Exploiting the link between Lynch syndrome and womb cancer

University researchers have used genetic testing to help increase the early detection of womb and bowel cancer, changing national policy and giving patients a better chance of survival.

Research beacon breakthroughs

Find out how world-class academic research is commercialised by scientists, engineers, medical professionals, business leaders and policymakers at Manchester.

Download our ebook »

Global problem: late detection of a silent killer

Lynch syndrome is a genetic condition that can significantly increase the risk of developing cancer, particularly endometrial (womb) and bowel (by up to 80% in the latter case).

Bowel cancer is the second most common cause of cancer death in the UK and particularly aggressive as detection generally happens at an advanced stage – earlier detection is needed to increase survival rates.

Alongside this, evidence has shown that for women with Lynch syndrome, developing womb cancer is an early indicator of their susceptibility to bowel cancer.

Finding out she has Lynch syndrome enables a woman to protect herself and her family members from future cancers. At Manchester, we have shown that women with womb cancer want to be tested for Lynch syndrome and that it's cost effective for the NHS to test everyone. This means no cases of Lynch syndrome should be missed.

Emma Crosbie / Professor of Gynaecological Oncology

Manchester solution: saving lives through earlier detection

Researchers at The University of Manchester led the first study of its kind in the UK that tested women diagnosed with womb cancer for Lynch syndrome, confirming the link between the two.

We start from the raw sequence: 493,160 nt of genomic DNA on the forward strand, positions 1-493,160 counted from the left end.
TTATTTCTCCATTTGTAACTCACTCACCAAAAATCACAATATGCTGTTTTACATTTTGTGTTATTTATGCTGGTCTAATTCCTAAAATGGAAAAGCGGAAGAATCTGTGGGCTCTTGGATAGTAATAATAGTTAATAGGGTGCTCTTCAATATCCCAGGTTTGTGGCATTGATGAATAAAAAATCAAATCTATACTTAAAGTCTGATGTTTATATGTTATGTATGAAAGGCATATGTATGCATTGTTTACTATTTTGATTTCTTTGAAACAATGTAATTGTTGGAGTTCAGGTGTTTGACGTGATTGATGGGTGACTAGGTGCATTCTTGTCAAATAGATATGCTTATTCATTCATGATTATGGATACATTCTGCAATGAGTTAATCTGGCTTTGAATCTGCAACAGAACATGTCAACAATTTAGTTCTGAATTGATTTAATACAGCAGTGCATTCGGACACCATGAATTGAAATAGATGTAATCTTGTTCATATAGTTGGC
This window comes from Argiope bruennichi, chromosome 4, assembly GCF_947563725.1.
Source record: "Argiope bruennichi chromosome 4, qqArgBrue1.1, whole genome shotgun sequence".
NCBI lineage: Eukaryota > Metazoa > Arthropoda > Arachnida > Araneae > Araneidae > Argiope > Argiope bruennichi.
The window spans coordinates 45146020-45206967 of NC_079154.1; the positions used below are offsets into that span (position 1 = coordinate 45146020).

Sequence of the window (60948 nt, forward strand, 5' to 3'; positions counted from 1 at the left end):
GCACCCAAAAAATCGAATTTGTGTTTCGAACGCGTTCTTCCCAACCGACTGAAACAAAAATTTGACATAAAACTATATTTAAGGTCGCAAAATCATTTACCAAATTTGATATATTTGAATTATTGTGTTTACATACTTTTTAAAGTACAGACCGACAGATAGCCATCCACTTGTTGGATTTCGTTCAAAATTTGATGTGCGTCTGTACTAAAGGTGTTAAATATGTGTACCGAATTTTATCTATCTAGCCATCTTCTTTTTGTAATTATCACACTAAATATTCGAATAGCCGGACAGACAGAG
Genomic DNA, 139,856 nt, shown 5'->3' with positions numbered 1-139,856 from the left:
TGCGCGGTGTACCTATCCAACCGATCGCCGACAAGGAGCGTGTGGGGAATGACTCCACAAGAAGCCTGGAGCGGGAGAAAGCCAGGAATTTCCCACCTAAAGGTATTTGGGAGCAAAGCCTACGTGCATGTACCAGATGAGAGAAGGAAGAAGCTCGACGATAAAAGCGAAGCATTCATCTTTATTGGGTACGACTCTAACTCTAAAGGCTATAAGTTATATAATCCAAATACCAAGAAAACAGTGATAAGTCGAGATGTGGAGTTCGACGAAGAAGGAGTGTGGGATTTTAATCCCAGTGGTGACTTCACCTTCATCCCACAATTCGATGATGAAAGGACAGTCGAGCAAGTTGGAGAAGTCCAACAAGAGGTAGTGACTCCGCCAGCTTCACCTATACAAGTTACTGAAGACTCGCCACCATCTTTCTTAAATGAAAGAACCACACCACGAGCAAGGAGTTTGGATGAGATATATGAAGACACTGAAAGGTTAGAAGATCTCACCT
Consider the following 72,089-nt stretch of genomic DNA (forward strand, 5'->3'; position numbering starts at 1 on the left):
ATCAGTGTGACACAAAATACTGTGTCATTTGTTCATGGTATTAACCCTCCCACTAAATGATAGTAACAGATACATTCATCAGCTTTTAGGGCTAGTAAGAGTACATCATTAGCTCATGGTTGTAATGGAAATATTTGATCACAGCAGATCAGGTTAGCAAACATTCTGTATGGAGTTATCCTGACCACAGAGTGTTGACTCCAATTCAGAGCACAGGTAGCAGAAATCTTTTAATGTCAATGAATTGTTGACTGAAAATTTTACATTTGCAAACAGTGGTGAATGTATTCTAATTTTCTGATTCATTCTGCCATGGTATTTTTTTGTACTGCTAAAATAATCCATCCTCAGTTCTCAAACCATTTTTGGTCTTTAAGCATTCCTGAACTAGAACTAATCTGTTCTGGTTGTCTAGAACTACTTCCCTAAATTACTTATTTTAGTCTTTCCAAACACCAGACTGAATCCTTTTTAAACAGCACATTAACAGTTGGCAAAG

By helping to identify those who are Lynch positive, patients and their families can undergo regular early detection testing for bowel and other cancers.

Shaping national policy

This research has now formed the basis for a national policy change on earlier screening and shown how testing all women with womb cancer for Lynch syndrome can then enable preventative or early screening tests for bowel cancer, which is traditionally difficult to detect.

Life-changing impacts

The University of Manchester’s research has helped to:

  • confirm the link between Lynch syndrome and womb cancer, an important breakthrough that paves the way for increased testing and earlier diagnosis;
  • successfully show that all women diagnosed with womb cancer should be tested for Lynch syndrome so that they and their families can find out whether this inherited condition has raised their cancer risk;
  • secure an important change to diagnostic testing policy in England and Wales. NICE Diagnostic Guideline 42 now calls for every woman diagnosed with womb cancer to be tested for Lynch syndrome;
  • provided the evidence for a policy that will identify more than 1,000 additional cases of Lynch syndrome every year, enabling screening and early cancer detection for hundreds of people.

Find out more

Meet the researcher